The things we can see today all from our computers in the comfort of our own home ! GG technology sometimes you really come thru .



posted on Dec, 29 2010 @ 11:25 AM
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That's an awesome picture! Amazing really. a figure 8 on its side is also the infinity symbol...very cool post op!



posted on Dec, 29 2010 @ 11:33 AM
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reply to post by anon72
 


It is not the sun that travels in that configuration. Its earth that travels in that configuration around the sun.



posted on Dec, 29 2010 @ 11:46 AM
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reply to post by anon72
 


If it's a picture of the sun over time, why are the shadows in the wrong place?



posted on Dec, 29 2010 @ 12:12 PM
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reply to post by spy66
 


Ah yes. Good point my man.

A metal slip on my part.

Thank you for the correction.

Star.... (ugh.... not the way I like to give them, but...when it's earned, it's earned)



posted on Dec, 29 2010 @ 12:14 PM
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Originally posted by irgust
reply to post by anon72
 


If it's a picture of the sun over time, why are the shadows in the wrong place?


2nd paragraph below the picture. Last sentence.

A separate picture of the neighborhood taken from the same location but at a different time of day was digitally composited into the foreground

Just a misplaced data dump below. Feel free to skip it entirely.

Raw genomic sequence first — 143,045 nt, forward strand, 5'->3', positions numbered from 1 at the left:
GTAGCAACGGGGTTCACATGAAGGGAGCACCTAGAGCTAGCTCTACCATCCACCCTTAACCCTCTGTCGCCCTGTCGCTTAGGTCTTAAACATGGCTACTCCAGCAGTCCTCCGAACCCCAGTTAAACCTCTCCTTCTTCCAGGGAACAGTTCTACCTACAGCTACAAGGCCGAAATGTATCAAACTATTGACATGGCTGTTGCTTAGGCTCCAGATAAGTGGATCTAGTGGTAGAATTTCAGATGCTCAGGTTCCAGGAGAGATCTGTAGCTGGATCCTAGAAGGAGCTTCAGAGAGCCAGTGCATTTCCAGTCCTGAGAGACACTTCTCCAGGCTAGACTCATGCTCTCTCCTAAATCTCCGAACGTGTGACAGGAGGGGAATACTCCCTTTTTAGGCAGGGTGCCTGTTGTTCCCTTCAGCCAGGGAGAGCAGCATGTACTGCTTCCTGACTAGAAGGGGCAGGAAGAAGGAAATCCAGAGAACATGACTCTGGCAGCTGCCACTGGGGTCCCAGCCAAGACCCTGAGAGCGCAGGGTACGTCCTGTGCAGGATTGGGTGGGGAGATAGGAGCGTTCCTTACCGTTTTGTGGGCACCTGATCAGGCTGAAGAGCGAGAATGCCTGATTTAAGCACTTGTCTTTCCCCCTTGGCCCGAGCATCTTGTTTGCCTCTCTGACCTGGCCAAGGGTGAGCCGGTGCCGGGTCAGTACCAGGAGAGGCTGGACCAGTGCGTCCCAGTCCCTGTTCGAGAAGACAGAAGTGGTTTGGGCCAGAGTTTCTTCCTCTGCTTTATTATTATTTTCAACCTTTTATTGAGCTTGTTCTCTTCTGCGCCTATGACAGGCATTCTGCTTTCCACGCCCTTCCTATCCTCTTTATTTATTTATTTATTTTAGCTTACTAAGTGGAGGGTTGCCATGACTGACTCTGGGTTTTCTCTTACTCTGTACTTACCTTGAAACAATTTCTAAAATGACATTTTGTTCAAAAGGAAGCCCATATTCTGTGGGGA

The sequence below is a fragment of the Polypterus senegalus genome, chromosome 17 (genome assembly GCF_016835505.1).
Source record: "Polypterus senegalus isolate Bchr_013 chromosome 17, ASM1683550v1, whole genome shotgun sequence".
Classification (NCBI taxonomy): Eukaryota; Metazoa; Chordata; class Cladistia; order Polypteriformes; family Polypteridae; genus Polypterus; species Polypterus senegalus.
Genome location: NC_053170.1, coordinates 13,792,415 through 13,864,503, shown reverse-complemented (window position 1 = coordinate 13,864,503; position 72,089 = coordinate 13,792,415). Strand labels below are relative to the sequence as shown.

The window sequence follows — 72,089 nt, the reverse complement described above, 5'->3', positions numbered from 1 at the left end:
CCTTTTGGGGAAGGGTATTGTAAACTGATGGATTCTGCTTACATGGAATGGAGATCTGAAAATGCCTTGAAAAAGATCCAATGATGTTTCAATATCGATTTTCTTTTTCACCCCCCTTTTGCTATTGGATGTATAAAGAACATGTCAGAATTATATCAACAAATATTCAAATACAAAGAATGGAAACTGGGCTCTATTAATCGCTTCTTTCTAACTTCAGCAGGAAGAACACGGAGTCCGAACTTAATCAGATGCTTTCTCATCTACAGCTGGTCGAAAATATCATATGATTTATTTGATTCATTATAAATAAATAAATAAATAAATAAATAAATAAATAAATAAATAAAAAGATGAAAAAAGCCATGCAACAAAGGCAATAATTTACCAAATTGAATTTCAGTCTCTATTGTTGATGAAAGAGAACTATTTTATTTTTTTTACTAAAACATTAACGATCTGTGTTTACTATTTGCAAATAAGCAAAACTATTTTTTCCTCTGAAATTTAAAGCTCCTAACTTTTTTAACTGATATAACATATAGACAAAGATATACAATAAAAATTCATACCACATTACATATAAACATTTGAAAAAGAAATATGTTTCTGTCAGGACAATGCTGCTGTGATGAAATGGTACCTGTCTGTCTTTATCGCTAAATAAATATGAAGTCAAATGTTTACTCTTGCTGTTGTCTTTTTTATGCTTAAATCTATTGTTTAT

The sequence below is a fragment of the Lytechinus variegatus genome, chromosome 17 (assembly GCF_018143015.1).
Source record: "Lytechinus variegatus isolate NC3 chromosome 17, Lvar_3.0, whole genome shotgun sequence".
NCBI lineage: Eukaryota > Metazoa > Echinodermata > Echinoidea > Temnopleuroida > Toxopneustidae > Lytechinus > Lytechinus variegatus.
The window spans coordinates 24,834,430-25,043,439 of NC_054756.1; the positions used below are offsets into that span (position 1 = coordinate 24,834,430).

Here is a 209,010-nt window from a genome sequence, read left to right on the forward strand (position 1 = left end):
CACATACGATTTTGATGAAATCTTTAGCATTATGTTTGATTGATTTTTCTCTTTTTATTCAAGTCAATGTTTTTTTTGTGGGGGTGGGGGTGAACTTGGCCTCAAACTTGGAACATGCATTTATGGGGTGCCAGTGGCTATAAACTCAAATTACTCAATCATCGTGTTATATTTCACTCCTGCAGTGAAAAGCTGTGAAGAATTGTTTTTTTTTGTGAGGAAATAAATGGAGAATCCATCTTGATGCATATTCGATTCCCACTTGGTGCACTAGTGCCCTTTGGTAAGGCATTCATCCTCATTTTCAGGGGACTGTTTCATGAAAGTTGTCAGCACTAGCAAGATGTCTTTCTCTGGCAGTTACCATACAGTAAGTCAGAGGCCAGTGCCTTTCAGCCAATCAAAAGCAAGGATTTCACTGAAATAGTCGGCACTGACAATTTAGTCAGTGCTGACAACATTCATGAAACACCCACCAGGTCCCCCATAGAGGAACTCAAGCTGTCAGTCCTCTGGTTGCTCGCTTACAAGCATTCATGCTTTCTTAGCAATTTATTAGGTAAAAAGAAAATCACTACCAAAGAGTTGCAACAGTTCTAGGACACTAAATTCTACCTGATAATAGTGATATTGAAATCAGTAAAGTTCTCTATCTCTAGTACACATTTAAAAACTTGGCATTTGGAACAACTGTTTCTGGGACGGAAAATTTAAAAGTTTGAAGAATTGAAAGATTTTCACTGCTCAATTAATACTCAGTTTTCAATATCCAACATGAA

posted on Dec, 29 2010 @ 12:38 PM
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Here is one from Mars.





apod.nasa.gov...
Martian Analemma
Digital Illustration Credit & Copyright: Dennis Mammana (Skyscapes)
Explanation: On planet Earth, an analemma is the figure-8 loop you get when you mark the position of the Sun at the same time each day throughout the year. But similarly marking the position of the Sun in the Martian sky would produce the simpler, stretched pear shape in this digital illustration, based on the Mars Pathfinder project's famous Presidential Panorama view from the surface. The simulation shows the late afternoon Sun that would have been seen from the Sagan Memorial Station once every 30 Martian days (sols) beginning on Pathfinder's Sol 24 (July 29, 1997). Slightly less bright, the simulated Sun is only about two thirds the size as seen from Earth, while the Martian dust, responsible for the reddish sky of Mars, also scatters some blue light around the solar disk.